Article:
Thursday, June 24, 2010

Simplicity 5364

Here's a little mixed media piece I just finished. I love working with vintage sewing patterns these days (although nothing gets sewed which in my case is probably quite fortunate). There's something about the translucent look of the paper when it melts into the canvas or panel. I love the lettering and images for no particular reason that I understand. And I do seem to be obsessed with these tar gel ensos lately too. This piece is called Simplicity 5364, a little nod to the pattern title from whence this Buddha came.

I heard a little gem of simplicity at a day long meditation retreat I attended on Sunday. It was suggested that when working with "right speech" from the eightfold path, rather than thinking of it as a rule, we could use it to look at our intentions. Why did I just say that? Why did I criticize or speak sharply or whatever it is that happens to fly out of our mouths. Examining our speech in this way is an opportunity to go deeper. Often we might find our words were motivated by fear. Maybe it's fear that we might not get what we want. Anger might cover up our hurt, some tender spot that's been poked by someone. Does some circumstance make us feel small or vulnerable or unconsidered?

I like the idea of considering what motivated my "wrong speech" because it gives me the opportunity to get to know myself a little better. Often that wrong speech just pops out and then we go on to justify what we've said (or done). But if we stop and do a little archeological dig, we might find that just a certain look on someone's face can trigger insecurity in us which then might prompt us to say something less than friendly. We are filled with these Pavlovian responses that murmur along like little underground streams. Our awareness can help us unearth these little streams, even dry them up in some cases. But if we know where the streams are at least we won't drown in them. Okay someone turn the hose on me, enough streaming (and without video, oi!)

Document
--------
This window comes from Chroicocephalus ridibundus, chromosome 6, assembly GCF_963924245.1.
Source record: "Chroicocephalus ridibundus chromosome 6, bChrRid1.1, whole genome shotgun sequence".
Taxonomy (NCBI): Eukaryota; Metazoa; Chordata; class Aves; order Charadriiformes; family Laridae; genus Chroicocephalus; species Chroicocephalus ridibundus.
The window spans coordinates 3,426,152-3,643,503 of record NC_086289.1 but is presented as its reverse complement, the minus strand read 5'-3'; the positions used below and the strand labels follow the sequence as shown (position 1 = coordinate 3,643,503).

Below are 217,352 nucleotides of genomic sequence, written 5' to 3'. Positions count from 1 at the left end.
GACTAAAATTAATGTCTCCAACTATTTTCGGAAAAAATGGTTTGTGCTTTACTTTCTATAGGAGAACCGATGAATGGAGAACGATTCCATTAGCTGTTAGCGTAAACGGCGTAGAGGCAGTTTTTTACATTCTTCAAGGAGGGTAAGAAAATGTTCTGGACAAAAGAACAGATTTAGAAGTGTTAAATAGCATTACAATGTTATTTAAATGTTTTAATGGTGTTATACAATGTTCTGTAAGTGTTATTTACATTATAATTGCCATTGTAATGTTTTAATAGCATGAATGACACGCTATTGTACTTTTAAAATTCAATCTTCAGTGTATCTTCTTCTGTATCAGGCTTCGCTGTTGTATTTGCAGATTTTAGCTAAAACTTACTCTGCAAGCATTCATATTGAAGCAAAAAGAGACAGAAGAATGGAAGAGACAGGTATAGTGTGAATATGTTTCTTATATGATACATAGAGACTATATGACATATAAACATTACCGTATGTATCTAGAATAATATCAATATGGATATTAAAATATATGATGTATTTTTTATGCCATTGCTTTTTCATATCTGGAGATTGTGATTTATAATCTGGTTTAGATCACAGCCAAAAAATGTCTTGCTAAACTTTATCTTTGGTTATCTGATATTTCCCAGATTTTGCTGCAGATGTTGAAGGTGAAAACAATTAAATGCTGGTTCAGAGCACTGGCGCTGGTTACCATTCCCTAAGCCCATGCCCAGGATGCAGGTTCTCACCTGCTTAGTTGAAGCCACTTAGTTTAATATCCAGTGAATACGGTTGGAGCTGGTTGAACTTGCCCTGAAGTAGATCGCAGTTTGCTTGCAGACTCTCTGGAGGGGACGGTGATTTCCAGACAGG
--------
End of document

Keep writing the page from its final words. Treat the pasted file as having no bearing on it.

I have been enjoying the simplicity of just painting and gardening. The more time I spend in the studio, the more I seem to settle into it, the more I want to get back in there, (kind of like sitting meditation, don't you think?). I have a few more new pieces to post (gasp!) and 7 pieces found their way to Starfish Gallery in Ganges today. If you're in the neighbourhood, pop in for a look.

And the garden.... As well as simplicity, it is a source of sheer joy for me. I could just go out there in the morning with my coffee and stay for the day. As the day wears on and I tire I tend to get closer to the ground. It's quite funny to watch. Eventually I am down there at eye level with the cilantro and the slugs, happily doing a little hand weeding. Who is that woman crawling through the garden? But I am tired and happy. There are the pleasing rows of freshly watered plants, the bursts of orange california poppies and the divine scent of a yellow honeysuckle, a smell so large it fills the entire garden in the evening.